In the 8th, it was his single that sent Sizemore to third, where he could score on a groundout.  Now, Cabrera also advanced on each of the two groundouts: although he was driven in by a home run and the extra bases were superfluous, it's still good, smart baserunning, and as such, sticks out like Placido Polanco's head. 

7) Lest you think I am picking on Josh 

There is a perfectly logical explanation for this: it is that I am picking on Josh. 

Now, I don't want to get into an argument about whether he should be written off or sent to Beefalo next year or given an open audition or told to shave his head.  I don't care about any of those things yet.  What I am talking about is the immediate, 2007-style present, and in my world, Josh Barfield has nothing positive to contribute to this team as configured right here and now.  Nothing.  He can't field.  He can't hit.  And, as illustrated by the past week or so, he can't run the bases either.  He may not be a fungus, but he isn't as useful as, say, a cup of coffee.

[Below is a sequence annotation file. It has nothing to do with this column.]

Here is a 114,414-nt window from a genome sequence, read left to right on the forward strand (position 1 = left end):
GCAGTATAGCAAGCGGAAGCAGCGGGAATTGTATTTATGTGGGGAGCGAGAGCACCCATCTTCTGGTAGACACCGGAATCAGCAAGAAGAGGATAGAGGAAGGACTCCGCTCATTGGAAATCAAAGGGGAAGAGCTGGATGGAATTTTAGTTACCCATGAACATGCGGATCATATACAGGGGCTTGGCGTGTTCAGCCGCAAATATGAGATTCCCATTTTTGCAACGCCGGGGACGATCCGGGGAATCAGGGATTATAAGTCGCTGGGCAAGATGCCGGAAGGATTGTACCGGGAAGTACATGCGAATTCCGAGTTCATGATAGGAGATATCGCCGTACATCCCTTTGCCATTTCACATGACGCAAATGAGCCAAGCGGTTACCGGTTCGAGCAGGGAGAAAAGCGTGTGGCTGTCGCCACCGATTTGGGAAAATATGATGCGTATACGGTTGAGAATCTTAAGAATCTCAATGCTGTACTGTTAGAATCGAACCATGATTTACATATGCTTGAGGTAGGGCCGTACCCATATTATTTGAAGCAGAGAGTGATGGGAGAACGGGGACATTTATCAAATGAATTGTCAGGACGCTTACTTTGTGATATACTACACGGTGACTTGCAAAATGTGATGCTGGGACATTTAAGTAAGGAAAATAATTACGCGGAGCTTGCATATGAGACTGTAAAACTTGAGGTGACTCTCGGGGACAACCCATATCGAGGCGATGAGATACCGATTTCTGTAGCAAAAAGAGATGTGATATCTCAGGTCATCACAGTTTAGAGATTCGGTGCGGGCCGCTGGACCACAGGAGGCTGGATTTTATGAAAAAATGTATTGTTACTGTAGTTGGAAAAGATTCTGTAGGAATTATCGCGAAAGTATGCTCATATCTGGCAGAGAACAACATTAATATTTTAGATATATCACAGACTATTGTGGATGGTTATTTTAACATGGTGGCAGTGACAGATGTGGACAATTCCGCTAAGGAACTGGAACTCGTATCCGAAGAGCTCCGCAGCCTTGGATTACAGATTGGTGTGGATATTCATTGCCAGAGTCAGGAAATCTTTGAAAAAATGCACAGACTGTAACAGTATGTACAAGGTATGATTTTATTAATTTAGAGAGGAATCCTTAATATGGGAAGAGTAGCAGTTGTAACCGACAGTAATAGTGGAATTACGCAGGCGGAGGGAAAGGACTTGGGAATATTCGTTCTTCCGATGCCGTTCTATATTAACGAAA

Let's say, for sake of argument, that you were building a 14-11 playoff roster.  (I would argue for 10 pitchers, but I need a place to start, and don't know how the roster is currently configured or what decisions are available: bear with me here.)  You have 11 pitchers, whomever they are, very nice. 

Your 14 position players are the everyday starters: Martinez, Garko, Cabrera, Peralta, Blake, Hafner, Lofton, Sizemore, and Gutierrez.  Michaels platoons with Lofton, that's 10.  Nixon throws pies, that's 11.  Gomez is the UI, that's 12.  Shoppach backs up Martinez, that's 13. 

Now, you can argue with me about Nixon, but I am telling you that in the absence of an unreported injury, rendering him a de facto bench coach, Trot Nixon is on this playoff roster.  He just is.  I don't like it any more than you do.  But he is.  This means that the 14th bench player needs to be a stick.  Your choices are Ben Francisco, David Dellucci, Josh Barfield, and potentially someone who escapes my memory like Luis Rivas or something. 

I don't see how you pick Barfield. 

8) Completely False Statement for the Google Search Engine 

In an effort to boost attendance, Mark Shapiro started a rumor that under one seat at tonight's game is a set of keys that will start Larry Dolan's car with the title in the glove compartment.  This would cause pandemonium and Shapiro would lose his job, so the statement's Truth Quotient hovers stably at zero.  Fire Eric Wedge.